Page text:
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Thread: Open Source Software

Author Image Gerry Patterson. The world's most humble blogger
PGTS, The site that almost invented humble sarcasm tags(Invisible to non-sarcastic browsers)

Cost Savings In Data Processing

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Date: Sat, 01 Nov 2008 00:00:24 +1100

On February 3, 2008, the ABC Radio National program, Big Ideas, broadcast a speech by Dr. Paul Wooley. Dr Wooley is a merchant banking veteran with over thirty years experience in global finance. The speech he delivered then was an enlightening insider's view of the "finance sector", in which he proposed that Finance "markets" and in fact the entire "Finance Sector" were dysfunctional.

To back his claims, Dr. Wooley cited the changes in the distribution and allocation of resources and assets over the past four decades. Forty years ago (he said), the finance sector accounted for 10% of all corporate profits quoted globally. Today (he also said) this had grown to 40%! Clearly dear reader, there was something going awry when a sector of the economy could allocate resources to itself and continue giving itself an increasingly larger slice of the pie! Especially considering the fact that the sector in question didn't actually do anything! Their role has been essentially parasitic. Could there be a danger that the parasite might kill the host?

A transcript of Dr Wooley's rather comprehensive dissertation can still be found here. Although the language is formal and rather restrained, it did express the opinion, over eight months ago, that the global finance system was big, bloated, dangerous and on the brink of total collapse.

It would be difficult to argue against that prognosis, considering the events of the past couple of months.

One thing is for sure. The pie is going to shrink. There might even be some who want to have a good hard look at the whole concept of finance "markets". And your humble blogger would not argue with that.

But what does this mean for Computing and IT?

It probably means that many of us will be examining our costs carefully. The IT sector has ridden on the very same gravy train that the finance sector rode. Although they were not always riding first class. Nevertheless they embarked at the same station and joined the same banquet even though they may not have supped at the same table. Your humble blogger will be the first to draw to your attention the fact that the IT experts may not have had their noses as deeply in the trough as their financial masters did.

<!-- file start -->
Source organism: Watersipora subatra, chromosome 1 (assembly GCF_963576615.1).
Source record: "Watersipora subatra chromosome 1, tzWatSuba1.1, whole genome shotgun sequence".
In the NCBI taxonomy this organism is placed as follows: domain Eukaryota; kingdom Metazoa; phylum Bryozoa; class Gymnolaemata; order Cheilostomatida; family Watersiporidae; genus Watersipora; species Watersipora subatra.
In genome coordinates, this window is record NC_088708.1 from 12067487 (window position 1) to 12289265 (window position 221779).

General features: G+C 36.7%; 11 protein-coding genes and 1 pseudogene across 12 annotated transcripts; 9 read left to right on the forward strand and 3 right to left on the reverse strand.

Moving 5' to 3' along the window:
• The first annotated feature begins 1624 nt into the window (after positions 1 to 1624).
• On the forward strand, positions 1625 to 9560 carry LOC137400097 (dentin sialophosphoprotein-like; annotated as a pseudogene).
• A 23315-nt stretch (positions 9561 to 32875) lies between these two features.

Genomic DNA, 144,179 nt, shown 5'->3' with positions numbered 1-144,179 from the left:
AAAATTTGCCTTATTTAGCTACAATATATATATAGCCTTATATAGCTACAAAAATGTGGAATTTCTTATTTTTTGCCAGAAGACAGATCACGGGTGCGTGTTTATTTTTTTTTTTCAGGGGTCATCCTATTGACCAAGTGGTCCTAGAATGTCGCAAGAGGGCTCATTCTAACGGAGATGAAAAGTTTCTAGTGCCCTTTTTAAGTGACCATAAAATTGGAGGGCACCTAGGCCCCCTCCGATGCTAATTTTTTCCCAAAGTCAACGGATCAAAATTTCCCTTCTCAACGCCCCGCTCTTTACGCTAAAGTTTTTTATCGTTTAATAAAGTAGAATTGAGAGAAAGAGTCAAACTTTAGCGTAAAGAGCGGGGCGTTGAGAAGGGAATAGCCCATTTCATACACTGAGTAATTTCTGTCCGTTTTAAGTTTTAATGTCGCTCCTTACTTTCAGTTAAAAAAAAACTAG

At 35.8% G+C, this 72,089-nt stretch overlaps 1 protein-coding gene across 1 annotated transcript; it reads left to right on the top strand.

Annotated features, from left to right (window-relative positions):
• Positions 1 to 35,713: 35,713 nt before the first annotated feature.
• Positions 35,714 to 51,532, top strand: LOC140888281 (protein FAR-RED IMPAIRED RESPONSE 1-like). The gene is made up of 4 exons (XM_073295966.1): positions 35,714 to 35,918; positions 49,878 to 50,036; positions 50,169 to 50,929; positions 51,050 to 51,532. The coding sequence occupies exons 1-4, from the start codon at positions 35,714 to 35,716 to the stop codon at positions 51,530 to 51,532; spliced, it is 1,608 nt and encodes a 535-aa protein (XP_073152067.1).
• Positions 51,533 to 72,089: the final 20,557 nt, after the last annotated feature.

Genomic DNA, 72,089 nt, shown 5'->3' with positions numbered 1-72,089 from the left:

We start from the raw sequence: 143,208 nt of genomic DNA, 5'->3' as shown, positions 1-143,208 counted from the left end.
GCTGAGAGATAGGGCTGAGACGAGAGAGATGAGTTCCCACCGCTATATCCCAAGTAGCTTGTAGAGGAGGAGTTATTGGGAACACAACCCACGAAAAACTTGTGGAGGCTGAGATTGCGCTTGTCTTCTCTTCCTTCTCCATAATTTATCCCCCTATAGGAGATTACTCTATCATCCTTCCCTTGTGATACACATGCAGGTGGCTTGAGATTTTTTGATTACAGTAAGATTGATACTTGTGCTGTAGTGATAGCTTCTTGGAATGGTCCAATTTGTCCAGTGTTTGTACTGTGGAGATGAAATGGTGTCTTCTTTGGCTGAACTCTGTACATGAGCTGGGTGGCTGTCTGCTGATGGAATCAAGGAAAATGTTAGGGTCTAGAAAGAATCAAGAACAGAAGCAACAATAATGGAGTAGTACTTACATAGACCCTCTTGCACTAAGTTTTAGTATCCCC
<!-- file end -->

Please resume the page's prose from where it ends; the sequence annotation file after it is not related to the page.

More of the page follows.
And, of course, the main attribute that does distinguish the workers in the IT sector from their financial masters is the fact that they participate in the "real economy. That is they do actually "do something" ... Yes your humble blogger realises how incredulous many ordinary working users are about that last statement. But trust me dear reader, some of us in the IT sector do actually do some work. We don't just spend all our time goofing off surfing the Web for porn, checking our share portfolios and writing our blogs (because we know how to bypass the company proxy filters).

There are segments of the IT sector that although they may not be as dangerous as the rogue elements of the finance sector, certainly are big and bloated. The extraordinary success of Microsoft last century lead to hubris and a certain amount of "overstretch". Using the leverage of their workstation market share, they made a move on the server market.

The performance, reliability and security of Microsoft servers has always been poor. The lack of adequate scripting languages (apart from open source software like Activestate perl or cygwin), has lead to highly inefficient systems administration, often requiring labour intensive operations and administrative procedures that involve GUI interfaces that are difficult to automate.

There are big savings to be made inside most corporations by deploying open source servers. One Linux host could replace several Microsoft exchange servers. FTP services, HTTP services and LAN services can all be carried out much more efficiently with open servers that use industry standard genuine open standards. There are also big savings in license fees.

The cost savings from Open Source servers and routers and Web Standards were discussed early last month in an article published in Linux World, called Five Outside-the box Ways To Cut IT Costs.

In my humble opinion, after rolling out open source servers, there are more potential savings to gained if Linux was deployed on the workstations. This would require a bit more commitment since such a deployment would require considerably more work, and user education. However since a lot of office work these days is being carried out using standard packages, it would be possible to replace client workstations. The once only cost of retraining and initial deployment would be recouped over the years in savings of license fees and improved performance.

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